January 17, 2018

The new benefits of an MBA or Computer Science Degree

The new benefits of an MBA - photo copyright BJ Sherrell-Sullivan

Business school correspondent Emma Collins — author of a popular web-based ranking of schools that have online MBA programs — joins CampusTalkBlog today to discuss some of the amazing perks waiting for graduates of in-demand fields. As has been noted a few times recently, the job market is growing. Students who are pursuing highly sought after degrees like computer science may just find employers fighting to bring them on board! Read on to learn how to get in on the action.

The New Benefits of a Masters in Business Administration or Computer Science Degree

Historically, large companies have used monetary benefits to recruit talented employees. In recent years, however, many firms have begun to recognize the value of non-monetary incentives – and today, many offer bonus perks and services to not only attract job applicants, but also foster a positive, productive workplace.

Company leaders must continuously strive to motivate their workforce. In years past most have used money as the key motivator by offering their employees monetary incentives, such as high salaries, profit sharing, bonuses, stock options and paid vacation hours. But more recently, corporate analysts have begun to note a number of problematic implications of this system. Monetary incentives are based entirely on performance, for instance, and thus motivate employees to be compliant and take fewer risks. Ultimately, this mindset can lead to a workplace environment that is devoid of creativity. Furthermore, office relationships can be impacted when employers use cash rewards to encourage competition between departments and sales teams.

For these reasons, many employers have begun to offer non-monetary incentives to supplement salaries, bonuses and other cash benefits. These may include a flexible schedule, opportunities to work from home, on-site training and sabbatical leave. However, it is crucial for company leaders to cater non-monetary incentives to the individual beneficiaries. Younger employees tend to value continuous feedback from managers and professional development opportunities, while older workers value retirement planning and extended time off. Ultimately, company leaders that offer a balanced combination of monetary and non-monetary incentives are most likely to garner respect and appreciation from their employees.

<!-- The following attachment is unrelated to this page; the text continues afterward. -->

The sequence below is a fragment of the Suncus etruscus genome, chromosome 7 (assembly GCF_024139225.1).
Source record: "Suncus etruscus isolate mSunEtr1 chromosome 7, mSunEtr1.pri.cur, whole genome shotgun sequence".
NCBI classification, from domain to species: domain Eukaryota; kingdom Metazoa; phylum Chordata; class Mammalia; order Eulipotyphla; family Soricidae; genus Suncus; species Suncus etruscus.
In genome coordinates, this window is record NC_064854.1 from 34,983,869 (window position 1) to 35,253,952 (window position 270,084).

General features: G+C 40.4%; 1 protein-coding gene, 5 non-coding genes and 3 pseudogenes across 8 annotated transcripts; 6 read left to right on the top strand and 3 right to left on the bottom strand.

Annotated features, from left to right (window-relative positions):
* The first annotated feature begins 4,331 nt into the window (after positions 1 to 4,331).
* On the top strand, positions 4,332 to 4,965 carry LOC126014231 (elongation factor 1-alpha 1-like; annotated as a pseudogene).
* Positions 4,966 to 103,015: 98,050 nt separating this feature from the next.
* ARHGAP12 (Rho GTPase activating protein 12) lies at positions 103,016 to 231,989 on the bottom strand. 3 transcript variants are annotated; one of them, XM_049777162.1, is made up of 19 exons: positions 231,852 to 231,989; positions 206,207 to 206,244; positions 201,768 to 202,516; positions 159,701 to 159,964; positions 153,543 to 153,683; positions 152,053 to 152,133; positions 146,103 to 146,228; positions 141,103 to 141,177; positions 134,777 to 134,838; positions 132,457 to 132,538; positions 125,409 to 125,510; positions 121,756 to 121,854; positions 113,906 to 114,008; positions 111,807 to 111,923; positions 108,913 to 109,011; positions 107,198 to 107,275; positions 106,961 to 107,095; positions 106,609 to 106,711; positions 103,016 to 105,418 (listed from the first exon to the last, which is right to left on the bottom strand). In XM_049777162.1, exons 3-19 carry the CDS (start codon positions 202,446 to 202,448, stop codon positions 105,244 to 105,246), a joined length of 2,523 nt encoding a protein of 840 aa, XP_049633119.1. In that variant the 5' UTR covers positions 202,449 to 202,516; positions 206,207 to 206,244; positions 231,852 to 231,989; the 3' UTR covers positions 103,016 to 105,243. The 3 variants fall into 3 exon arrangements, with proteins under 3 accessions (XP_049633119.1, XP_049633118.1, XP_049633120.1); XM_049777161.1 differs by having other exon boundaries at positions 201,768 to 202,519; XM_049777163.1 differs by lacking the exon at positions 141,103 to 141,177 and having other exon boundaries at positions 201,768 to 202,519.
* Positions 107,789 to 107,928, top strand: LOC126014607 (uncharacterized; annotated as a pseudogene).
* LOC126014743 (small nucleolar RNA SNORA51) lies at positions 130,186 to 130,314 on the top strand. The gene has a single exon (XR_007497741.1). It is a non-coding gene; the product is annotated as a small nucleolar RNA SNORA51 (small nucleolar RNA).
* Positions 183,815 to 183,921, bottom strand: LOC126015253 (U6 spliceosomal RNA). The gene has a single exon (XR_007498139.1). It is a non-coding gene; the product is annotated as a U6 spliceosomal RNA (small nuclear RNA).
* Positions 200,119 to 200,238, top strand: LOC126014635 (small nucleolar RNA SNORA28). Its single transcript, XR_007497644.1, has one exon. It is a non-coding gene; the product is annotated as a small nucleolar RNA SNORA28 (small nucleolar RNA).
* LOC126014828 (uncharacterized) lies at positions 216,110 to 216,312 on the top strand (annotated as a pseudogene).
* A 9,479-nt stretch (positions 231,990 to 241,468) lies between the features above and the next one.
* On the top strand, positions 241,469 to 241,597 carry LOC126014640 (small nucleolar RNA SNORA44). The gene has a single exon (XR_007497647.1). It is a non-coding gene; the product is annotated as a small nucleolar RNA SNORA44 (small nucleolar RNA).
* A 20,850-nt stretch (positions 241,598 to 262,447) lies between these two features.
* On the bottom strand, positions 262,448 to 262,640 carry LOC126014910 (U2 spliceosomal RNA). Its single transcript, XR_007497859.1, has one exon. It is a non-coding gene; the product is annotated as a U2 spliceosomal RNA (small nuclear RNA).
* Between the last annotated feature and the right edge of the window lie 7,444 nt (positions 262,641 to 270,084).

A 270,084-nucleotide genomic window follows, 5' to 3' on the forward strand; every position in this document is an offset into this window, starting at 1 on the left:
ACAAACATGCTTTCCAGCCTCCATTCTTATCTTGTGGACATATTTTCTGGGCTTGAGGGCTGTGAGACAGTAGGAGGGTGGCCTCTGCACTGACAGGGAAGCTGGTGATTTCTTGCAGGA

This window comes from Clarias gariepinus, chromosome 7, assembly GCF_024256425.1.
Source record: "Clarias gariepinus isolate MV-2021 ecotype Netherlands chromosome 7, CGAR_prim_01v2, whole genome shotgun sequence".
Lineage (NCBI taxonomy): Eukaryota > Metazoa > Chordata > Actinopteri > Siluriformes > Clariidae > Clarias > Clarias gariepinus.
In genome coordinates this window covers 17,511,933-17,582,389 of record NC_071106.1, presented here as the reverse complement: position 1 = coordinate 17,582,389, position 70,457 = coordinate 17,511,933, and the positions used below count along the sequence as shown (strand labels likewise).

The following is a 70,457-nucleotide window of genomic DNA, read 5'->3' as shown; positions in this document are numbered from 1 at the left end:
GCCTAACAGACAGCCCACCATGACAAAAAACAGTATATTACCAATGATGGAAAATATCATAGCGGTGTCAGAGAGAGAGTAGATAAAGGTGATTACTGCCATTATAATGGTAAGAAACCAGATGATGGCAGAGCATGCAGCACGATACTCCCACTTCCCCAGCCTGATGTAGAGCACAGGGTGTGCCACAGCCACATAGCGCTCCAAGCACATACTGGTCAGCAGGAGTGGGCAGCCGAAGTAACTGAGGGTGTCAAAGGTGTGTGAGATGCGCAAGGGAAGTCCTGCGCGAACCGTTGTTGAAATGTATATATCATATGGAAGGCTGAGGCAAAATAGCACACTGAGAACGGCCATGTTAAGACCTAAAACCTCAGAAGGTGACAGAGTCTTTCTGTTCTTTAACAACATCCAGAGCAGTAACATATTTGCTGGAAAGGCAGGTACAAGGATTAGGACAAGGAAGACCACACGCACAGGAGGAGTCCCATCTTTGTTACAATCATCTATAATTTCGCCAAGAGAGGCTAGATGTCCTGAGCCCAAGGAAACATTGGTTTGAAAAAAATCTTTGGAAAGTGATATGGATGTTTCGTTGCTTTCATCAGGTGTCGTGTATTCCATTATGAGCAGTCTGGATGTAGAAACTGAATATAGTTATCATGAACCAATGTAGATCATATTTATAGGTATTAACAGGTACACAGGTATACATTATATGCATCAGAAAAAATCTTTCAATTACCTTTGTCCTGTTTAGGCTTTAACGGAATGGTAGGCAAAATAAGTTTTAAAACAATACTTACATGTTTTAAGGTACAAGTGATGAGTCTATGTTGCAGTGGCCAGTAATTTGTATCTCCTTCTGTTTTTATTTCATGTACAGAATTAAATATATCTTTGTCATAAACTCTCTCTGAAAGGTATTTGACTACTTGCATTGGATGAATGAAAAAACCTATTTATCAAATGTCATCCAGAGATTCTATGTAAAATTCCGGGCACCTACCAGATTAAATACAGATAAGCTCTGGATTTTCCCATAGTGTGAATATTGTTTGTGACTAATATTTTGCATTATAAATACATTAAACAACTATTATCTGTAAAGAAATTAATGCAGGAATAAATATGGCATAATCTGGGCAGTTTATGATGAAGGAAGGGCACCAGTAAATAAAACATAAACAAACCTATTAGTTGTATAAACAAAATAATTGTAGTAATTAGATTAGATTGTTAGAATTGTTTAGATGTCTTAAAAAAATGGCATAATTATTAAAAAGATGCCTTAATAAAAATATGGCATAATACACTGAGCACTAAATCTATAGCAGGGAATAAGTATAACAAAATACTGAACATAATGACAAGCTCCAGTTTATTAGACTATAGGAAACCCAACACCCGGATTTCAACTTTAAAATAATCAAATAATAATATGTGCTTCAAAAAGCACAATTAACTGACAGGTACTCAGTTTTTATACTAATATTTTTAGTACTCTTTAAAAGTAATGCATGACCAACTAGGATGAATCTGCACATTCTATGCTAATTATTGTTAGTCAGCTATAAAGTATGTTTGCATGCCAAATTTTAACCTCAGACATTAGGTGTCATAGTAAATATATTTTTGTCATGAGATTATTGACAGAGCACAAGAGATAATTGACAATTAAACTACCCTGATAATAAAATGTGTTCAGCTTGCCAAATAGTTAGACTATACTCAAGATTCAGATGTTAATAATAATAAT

In addition to incentives that foster positive workplace relations, other non-monetary benefits come in the form of bonus perks for employees. These incentives have become especially popular in sectors that must contend with talent deficits. This is certainly true of the technology/software engineering industry, which is projected to grow considerably over the next 10 years and currently faces a nationwide shortage of skilled college graduates. As a result, many large technology firms are using non-monetary benefits to gain an edge over competing companies and lure in top recruits. Software giant Evernote provides complimentary, bi-monthly housecleaning for all employees; Genentech rewards its workforce with dinner deliveries and babysitter service if an employee’s child is sick. Industry giant Google provides complimentary dry cleaning and a cash bonus of $500 to new parents.

Another sector facing a talent deficit is corporate finance; as a result, many firms have adopted MBA tuition-funding packages that are awarded to top performers.

Most companies that invest in non-monetary employee incentives are able to effectively boost workplace satisfaction. But according to Forbes contributor John Goodman, company leaders have another reason for choosing employee benefits over increased salaries and higher bonus checks: taxes. Most employees understand that wage hikes are only marginally beneficial because middle-class families in many states (particularly California) face high tax rates. Non-monetary benefits and office perks are typically non-taxable, and thus much more attractive to job applicants than higher salaries that will be substantially garnished by the I.R.S. In most cases, the initial costs of adopting non-monetary incentives (including major installations, like gyms and eateries) are outweighed by the company’s ability to recruit top employees and create a productive work environment.

Most experts agree that companies that supplement competitive compensation packages with non-monetary incentives stand the best chance of recruiting top talent. The reason is simple: while money motivates quality performance, non-monetary benefits create a nurturing, productive environment for employees. Just the same, job applicants are urged to closely analyze the non-monetary incentives offered by a prospective employer.

While some benefits are in place to ensure the workforce remains satisfied and happy in their work, other “perks” – such as gyms or napping rooms – may be designed to encourage long hours at the office. Other employees have expressed discomfort with incentives that combine their personal and professional lives a little too closely, such as complimentary childcare or house-cleaning services. Some workers find these perks helpful, while others regard them as invasive attempts to make employees focus on work-related matters. For this reason, each applicant must determine the incentives (both monetary and non-monetary) that they value the most and tailor their prospective job search accordingly.

About the Guest Blogger Emma Collins is a writer and researcher for MBAOnline.com. Feel free to check out more of her writing!


  1. Thank you for sharing nice information.

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